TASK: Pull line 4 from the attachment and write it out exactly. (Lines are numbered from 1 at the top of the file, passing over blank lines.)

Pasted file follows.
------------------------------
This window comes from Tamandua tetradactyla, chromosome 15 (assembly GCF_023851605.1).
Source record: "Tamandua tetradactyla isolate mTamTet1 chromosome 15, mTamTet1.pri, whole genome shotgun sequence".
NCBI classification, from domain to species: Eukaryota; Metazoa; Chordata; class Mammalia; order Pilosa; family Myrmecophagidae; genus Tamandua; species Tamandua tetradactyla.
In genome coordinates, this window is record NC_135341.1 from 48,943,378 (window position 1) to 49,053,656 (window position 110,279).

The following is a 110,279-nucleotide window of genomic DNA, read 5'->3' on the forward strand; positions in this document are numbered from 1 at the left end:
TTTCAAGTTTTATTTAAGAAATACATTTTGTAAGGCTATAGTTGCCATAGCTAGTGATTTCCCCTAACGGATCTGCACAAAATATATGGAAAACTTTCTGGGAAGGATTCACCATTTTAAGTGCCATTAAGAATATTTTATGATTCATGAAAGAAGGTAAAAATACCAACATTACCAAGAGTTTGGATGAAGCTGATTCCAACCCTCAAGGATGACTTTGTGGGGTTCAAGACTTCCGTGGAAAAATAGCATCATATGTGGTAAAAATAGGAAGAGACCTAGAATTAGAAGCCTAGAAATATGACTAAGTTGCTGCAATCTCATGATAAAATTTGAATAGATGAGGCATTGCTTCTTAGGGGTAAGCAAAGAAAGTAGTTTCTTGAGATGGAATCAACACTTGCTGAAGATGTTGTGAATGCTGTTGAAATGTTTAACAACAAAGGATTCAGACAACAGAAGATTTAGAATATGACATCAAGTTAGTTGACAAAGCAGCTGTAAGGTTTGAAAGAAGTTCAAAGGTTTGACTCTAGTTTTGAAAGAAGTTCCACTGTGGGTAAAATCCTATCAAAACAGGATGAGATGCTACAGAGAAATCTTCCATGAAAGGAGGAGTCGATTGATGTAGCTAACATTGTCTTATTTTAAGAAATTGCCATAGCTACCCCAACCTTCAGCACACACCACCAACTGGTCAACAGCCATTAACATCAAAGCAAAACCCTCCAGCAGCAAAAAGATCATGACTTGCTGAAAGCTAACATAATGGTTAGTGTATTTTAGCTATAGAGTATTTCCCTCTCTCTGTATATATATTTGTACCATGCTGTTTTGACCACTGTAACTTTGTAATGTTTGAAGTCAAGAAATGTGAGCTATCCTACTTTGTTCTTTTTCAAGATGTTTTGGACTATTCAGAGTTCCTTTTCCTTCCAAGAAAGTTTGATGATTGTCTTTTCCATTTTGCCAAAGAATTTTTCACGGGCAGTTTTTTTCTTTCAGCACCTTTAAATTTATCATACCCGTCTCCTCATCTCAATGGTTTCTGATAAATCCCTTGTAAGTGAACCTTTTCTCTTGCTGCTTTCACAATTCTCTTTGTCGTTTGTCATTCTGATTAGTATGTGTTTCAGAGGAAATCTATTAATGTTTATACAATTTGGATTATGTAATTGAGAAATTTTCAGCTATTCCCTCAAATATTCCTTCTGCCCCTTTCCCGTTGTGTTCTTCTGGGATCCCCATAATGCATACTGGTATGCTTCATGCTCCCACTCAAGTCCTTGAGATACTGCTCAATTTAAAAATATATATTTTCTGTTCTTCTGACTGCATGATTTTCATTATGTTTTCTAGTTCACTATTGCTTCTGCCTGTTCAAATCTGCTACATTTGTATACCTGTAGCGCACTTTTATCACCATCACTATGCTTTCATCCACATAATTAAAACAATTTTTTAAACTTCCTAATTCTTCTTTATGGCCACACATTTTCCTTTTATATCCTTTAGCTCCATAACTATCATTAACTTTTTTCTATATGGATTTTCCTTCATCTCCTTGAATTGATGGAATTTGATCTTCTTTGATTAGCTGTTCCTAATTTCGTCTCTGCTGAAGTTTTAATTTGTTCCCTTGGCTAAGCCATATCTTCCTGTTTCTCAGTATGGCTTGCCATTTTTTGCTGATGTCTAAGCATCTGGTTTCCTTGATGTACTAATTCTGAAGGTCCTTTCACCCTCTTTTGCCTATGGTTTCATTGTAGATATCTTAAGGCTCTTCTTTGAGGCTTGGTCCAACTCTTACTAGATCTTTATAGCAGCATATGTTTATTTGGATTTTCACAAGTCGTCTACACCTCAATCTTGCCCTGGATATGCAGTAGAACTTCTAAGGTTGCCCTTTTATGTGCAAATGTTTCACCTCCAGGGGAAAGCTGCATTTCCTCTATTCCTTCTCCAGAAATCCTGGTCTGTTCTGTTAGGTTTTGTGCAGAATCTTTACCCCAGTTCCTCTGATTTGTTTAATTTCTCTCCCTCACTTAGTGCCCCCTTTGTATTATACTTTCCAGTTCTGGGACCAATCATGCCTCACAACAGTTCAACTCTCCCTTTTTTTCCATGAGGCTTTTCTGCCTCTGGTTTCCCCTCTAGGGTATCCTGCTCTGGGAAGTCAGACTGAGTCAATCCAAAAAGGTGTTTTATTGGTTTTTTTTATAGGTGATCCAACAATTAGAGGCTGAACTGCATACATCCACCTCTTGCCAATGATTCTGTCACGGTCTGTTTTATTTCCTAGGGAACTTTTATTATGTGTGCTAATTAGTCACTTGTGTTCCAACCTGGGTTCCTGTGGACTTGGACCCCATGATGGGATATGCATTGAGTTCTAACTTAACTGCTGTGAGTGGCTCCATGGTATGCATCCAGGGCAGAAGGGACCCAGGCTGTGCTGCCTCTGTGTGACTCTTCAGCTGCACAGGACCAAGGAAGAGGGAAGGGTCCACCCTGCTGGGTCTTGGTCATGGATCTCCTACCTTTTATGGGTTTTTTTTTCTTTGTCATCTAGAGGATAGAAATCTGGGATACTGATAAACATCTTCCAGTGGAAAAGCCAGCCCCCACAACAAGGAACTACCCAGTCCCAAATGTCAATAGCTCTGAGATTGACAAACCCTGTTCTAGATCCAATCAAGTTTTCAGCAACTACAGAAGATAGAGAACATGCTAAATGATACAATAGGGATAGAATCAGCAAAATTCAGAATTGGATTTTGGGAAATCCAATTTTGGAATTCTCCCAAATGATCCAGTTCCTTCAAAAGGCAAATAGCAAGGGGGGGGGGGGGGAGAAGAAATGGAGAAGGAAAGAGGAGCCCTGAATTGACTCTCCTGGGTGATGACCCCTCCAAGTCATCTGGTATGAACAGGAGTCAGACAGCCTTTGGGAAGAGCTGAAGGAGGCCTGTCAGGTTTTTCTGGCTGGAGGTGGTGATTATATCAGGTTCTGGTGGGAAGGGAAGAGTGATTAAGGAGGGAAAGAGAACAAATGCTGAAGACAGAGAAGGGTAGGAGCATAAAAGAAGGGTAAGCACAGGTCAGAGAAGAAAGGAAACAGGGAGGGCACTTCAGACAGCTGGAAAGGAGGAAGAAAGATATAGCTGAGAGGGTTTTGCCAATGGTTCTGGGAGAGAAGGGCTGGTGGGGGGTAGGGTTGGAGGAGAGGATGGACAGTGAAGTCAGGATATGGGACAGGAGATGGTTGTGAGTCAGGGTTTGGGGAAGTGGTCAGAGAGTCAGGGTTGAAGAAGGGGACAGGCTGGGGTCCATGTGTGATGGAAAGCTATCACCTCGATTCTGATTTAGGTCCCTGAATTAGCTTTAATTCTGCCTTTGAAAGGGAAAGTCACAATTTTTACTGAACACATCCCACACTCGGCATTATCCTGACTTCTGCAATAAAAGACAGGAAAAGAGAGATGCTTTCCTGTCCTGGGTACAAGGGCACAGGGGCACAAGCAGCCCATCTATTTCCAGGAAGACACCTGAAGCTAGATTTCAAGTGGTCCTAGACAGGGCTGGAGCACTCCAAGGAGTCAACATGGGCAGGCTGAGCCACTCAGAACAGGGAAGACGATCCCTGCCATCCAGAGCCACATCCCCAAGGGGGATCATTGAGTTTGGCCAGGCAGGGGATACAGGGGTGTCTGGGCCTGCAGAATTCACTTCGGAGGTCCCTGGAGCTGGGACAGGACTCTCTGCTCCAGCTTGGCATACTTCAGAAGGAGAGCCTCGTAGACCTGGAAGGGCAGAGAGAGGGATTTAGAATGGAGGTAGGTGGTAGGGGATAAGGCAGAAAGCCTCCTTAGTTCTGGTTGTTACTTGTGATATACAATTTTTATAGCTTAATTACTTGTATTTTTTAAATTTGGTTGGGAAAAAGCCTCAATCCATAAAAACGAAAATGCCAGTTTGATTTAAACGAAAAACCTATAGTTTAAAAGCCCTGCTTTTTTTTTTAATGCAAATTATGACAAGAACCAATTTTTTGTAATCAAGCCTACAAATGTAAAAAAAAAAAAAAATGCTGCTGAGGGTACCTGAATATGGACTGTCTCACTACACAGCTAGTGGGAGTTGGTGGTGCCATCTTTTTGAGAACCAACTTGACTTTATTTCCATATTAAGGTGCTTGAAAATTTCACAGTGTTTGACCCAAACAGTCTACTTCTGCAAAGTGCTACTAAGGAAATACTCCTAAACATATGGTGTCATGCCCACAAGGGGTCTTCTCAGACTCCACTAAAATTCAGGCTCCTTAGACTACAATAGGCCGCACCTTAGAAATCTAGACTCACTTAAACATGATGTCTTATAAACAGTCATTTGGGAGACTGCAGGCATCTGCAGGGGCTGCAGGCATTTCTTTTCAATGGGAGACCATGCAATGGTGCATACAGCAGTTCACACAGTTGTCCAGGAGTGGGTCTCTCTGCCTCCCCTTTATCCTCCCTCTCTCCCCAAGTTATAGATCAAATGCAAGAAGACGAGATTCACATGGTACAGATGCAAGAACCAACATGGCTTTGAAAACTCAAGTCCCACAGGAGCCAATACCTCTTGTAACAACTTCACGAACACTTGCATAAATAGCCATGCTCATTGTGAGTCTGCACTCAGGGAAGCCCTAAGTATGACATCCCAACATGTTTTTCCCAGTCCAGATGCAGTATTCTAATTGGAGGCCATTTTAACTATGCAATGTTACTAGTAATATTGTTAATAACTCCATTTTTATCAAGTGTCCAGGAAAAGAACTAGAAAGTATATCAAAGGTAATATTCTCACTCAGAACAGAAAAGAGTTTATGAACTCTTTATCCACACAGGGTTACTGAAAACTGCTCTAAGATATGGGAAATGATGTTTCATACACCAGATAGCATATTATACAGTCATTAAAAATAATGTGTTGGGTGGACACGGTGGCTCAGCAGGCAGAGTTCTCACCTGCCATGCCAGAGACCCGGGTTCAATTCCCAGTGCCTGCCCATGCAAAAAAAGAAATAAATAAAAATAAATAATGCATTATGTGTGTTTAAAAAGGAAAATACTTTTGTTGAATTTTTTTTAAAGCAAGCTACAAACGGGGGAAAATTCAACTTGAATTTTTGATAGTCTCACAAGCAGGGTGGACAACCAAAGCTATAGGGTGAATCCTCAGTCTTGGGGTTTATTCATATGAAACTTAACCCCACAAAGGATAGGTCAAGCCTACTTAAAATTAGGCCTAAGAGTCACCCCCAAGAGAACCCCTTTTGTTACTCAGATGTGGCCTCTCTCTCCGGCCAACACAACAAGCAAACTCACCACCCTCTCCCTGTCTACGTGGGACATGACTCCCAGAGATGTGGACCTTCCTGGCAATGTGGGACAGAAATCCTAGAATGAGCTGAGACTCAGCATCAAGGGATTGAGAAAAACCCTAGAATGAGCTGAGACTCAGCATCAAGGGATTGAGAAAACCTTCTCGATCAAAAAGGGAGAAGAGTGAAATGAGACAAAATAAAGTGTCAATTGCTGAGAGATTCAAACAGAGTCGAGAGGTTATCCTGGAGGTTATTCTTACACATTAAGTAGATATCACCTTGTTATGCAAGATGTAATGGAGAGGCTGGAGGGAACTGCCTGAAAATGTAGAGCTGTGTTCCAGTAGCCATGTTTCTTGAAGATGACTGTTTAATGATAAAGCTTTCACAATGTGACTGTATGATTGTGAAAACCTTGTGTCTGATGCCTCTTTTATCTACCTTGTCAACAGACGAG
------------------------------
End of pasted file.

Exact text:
In genome coordinates, this window is record NC_135341.1 from 48,943,378 (window position 1) to 49,053,656 (window position 110,279).